Southeastern Over-the-Road Council
Meets In Charlotte Friday - Saturday;
Fourteen States To Have Delegates
The meeting scheduled for Char*
lotto Saturday and Sunday, April 8th
and 7th, of the Southeastern Am
Over-the-Road Council, of Teamsters
and Chauffeurs promises to be one of
much importance aa far as the truck
ing industry in the south and south
east is concerned. ,
H. L. McCrorie, business agent of
the Teamsters and Chauffeurs, in this
district, informs The Journal that 100
delegates are expected, and that the
meetings will beheld in the Mecklen
burg hotel, which is to be headquar
ters. The attendance will be made
up of business agents, presidents of
locals and secretaries from the vari
ous states, and matters pertaining to
interstate traffic, state and local con
ditions in the trucking industry will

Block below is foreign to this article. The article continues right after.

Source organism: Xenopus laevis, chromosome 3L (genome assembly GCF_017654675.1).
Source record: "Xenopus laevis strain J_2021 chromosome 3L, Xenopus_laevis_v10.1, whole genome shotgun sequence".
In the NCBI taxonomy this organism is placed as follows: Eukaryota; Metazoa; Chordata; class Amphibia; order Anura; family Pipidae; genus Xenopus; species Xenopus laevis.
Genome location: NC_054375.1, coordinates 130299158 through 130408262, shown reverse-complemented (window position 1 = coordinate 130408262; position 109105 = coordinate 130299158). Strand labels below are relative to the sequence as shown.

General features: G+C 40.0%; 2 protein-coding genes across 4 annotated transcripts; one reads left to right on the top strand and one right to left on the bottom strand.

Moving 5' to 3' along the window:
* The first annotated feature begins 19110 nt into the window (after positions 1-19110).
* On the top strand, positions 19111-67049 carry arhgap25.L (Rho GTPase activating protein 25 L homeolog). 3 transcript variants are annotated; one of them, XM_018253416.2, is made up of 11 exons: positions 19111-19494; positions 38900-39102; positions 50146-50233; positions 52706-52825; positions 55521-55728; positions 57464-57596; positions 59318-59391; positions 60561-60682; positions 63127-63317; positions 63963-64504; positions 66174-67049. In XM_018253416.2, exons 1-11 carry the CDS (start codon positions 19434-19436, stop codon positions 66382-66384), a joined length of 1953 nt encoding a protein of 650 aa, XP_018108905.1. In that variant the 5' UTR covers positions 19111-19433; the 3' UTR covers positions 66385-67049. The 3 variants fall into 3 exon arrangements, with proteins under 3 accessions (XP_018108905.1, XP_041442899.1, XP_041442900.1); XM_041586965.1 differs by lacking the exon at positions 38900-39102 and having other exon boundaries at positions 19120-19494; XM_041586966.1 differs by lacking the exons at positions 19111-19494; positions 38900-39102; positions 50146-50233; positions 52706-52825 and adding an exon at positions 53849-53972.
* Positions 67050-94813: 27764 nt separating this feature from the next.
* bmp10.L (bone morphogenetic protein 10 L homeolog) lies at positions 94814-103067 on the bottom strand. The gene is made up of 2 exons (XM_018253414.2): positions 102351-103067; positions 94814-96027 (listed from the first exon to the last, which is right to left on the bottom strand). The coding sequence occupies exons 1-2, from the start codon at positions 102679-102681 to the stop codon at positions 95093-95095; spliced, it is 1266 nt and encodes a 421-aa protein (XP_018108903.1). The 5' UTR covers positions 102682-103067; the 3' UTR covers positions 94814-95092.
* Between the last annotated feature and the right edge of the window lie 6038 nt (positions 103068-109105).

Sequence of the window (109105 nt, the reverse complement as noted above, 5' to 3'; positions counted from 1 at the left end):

be taken up and thoroughly discussed.
Organiser Frank Prow, of Birm
ingham, Ala- and Organiser T. P.
O’Brien, of Washington, D. C., will
be present and address the assem
blage.
The first meeting will be held Sat
urday afternoon, and on Sunday the
entire day will be given over to busi
ness and talks along welfare lines of
the Teamsters and Chauffeurs.
The Teamsters and Chauffeurs In
ternational is one of the largest labor
oragnisations in the country today,
beiug headed by. Dan Tobin, and is
also the largest loeal in Charlotte,
carrying nearly 600 paid-up members
on the roll, and H. L McCrorie, the
present president and business agent
organiser, is due much credit for the
forward strides made by this organ
ization, he also having been instru
mental in the formation of many other
locale in Charlotte within the past
year.
HUTCHISON EXONERATED BY FED.